Brown, J. D. (with T. J. Leonard). (1998). Japanese university entrance examinations: An interview with Dr. J.D. Brown. The Language Teacher, 22 (3) 303-318. Retrieved from

Daigaku Shinbunsha Shinrou Jouhou Kenkyuu Sentaa. (2011). 2011 nen-ban shinrou adbaiza kentei koushiki tekisuto. [2011 public examination advisory text] Tokyo: Author.

Schoppa, L. J. (1990). Education reform in Japan: A case of immobilist politics. London: Routledge.

Shoubunsha. (2011). Daigaku juken annai. [University entrance exam guide]. Tokyo: Author.

Zeng, K. (1999). Dragon gate: Competitive examinations and their consequences. London & New York: Cassell.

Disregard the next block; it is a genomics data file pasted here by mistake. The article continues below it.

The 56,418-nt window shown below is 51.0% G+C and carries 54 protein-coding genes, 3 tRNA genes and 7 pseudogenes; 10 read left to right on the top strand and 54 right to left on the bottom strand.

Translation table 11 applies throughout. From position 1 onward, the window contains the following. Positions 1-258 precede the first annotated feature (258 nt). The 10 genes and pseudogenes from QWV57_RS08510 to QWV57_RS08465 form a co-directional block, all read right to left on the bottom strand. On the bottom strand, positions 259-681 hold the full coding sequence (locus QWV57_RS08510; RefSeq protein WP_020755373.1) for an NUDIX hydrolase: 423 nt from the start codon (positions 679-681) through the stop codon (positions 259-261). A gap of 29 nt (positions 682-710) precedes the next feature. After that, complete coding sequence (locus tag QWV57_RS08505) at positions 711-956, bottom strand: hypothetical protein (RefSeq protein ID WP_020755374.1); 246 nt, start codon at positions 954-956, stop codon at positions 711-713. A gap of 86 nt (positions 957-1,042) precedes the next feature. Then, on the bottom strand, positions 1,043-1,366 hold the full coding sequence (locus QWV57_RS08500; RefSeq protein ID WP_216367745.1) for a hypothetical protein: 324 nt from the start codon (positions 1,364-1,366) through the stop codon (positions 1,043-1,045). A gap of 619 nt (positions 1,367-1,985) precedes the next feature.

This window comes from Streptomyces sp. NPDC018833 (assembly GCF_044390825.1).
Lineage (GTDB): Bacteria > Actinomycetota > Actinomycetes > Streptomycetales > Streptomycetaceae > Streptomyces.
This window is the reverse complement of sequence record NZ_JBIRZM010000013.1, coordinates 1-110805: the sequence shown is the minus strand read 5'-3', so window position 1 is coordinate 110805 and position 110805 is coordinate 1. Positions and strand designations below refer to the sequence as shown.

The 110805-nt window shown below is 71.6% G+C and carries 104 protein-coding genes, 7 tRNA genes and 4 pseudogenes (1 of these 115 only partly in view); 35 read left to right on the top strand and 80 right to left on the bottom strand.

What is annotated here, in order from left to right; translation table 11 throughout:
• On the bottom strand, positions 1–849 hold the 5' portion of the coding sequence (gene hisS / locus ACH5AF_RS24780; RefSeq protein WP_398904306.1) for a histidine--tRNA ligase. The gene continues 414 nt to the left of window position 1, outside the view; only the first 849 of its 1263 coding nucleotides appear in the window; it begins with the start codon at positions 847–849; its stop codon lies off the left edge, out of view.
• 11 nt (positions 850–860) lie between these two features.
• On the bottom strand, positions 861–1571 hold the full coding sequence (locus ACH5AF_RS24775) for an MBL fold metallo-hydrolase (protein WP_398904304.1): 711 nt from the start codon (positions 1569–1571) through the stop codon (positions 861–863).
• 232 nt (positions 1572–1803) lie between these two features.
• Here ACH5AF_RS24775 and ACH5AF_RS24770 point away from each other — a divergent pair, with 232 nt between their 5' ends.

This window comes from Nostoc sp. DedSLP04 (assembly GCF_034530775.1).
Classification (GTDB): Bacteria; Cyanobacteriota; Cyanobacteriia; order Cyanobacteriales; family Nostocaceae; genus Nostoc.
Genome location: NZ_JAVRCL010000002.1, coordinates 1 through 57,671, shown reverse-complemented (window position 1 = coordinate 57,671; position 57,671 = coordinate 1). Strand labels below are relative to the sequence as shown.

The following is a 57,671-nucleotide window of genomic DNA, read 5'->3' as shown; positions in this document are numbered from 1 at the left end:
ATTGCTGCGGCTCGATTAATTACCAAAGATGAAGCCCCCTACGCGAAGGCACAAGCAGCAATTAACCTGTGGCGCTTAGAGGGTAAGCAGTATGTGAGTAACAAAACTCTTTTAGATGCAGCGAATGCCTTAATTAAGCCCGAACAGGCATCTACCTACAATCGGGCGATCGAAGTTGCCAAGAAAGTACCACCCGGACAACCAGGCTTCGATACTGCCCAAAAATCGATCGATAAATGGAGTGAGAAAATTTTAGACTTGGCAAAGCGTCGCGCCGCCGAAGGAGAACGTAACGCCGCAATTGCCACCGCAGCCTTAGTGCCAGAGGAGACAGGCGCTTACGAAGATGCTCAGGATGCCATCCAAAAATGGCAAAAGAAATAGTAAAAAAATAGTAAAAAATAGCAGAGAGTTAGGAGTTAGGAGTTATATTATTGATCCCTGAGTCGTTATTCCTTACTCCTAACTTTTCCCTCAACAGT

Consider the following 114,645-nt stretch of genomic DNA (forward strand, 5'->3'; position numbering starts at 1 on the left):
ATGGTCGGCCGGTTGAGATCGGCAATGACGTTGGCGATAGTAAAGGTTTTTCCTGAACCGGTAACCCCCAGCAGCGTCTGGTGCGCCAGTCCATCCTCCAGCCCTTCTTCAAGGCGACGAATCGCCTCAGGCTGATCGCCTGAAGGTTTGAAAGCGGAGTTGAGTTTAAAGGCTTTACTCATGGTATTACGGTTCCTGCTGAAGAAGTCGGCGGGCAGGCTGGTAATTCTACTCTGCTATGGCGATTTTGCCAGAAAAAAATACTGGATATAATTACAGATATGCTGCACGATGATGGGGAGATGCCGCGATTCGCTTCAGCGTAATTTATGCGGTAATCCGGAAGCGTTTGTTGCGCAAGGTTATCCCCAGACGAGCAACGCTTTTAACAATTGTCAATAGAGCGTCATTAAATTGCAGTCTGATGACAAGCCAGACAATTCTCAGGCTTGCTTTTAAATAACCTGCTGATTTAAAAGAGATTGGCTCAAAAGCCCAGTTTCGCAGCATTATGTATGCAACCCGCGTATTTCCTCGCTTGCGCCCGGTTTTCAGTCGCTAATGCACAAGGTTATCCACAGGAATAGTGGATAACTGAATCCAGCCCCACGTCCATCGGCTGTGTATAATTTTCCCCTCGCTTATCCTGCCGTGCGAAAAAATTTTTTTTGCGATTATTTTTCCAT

2 Q: What is a "false consensus effect" (FCE)? How might it skew some social science data and how should it be avoided?

[ p. 34 ]

   A: This is a form of cognitive bias in which respondents overrate the extent that others agree with them. In other words, it is a tendency to conflate personal opinions about an issue with those of a larger group. Fields and Schuman (1976) describe this tendency as "looking glass perceptions" in which individuals believe their views represent the views of a majority.